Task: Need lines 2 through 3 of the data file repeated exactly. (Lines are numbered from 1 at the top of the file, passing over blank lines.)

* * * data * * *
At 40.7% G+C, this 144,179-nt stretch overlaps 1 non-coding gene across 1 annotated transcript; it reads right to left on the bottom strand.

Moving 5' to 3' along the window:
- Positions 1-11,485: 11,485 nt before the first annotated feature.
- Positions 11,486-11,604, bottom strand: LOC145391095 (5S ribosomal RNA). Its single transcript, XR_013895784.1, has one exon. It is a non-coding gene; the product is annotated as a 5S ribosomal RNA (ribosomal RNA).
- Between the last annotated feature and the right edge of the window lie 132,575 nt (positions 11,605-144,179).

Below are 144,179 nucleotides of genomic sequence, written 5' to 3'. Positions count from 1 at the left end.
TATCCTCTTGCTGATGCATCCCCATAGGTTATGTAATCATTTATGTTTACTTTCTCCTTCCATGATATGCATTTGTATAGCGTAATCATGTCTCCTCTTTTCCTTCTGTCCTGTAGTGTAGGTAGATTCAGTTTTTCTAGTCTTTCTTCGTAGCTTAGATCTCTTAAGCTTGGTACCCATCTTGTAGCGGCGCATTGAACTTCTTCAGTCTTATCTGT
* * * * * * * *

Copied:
Moving 5' to 3' along the window:
- Positions 1-11,485: 11,485 nt before the first annotated feature.